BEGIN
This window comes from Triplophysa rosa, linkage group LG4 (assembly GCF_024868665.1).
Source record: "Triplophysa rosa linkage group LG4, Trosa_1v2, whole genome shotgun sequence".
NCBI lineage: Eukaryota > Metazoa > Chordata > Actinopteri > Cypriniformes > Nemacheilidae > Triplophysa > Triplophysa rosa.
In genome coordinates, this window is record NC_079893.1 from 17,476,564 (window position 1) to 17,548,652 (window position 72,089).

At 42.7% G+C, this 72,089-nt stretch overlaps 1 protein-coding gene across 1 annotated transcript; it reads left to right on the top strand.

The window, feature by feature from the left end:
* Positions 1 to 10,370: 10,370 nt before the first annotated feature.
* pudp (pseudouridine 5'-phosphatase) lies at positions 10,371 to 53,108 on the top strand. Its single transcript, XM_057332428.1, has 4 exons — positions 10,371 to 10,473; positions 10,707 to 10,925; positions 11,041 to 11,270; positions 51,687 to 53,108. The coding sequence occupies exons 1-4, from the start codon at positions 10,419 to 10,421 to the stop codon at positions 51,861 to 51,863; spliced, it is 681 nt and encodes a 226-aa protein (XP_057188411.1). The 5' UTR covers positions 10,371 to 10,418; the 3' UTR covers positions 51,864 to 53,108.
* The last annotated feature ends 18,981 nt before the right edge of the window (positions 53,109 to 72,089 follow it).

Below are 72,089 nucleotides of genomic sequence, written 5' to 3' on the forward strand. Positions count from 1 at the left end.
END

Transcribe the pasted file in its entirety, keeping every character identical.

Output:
This window comes from Triplophysa rosa, linkage group LG4 (assembly GCF_024868665.1).
Source record: "Triplophysa rosa linkage group LG4, Trosa_1v2, whole genome shotgun sequence".
NCBI lineage: Eukaryota > Metazoa > Chordata > Actinopteri > Cypriniformes > Nemacheilidae > Triplophysa > Triplophysa rosa.
In genome coordinates, this window is record NC_079893.1 from 17,476,564 (window position 1) to 17,548,652 (window position 72,089).

At 42.7% G+C, this 72,089-nt stretch overlaps 1 protein-coding gene across 1 annotated transcript; it reads left to right on the top strand.

The window, feature by feature from the left end:
* Positions 1 to 10,370: 10,370 nt before the first annotated feature.
* pudp (pseudouridine 5'-phosphatase) lies at positions 10,371 to 53,108 on the top strand. Its single transcript, XM_057332428.1, has 4 exons — positions 10,371 to 10,473; positions 10,707 to 10,925; positions 11,041 to 11,270; positions 51,687 to 53,108. The coding sequence occupies exons 1-4, from the start codon at positions 10,419 to 10,421 to the stop codon at positions 51,861 to 51,863; spliced, it is 681 nt and encodes a 226-aa protein (XP_057188411.1). The 5' UTR covers positions 10,371 to 10,418; the 3' UTR covers positions 51,864 to 53,108.
* The last annotated feature ends 18,981 nt before the right edge of the window (positions 53,109 to 72,089 follow it).

Below are 72,089 nucleotides of genomic sequence, written 5' to 3' on the forward strand. Positions count from 1 at the left end.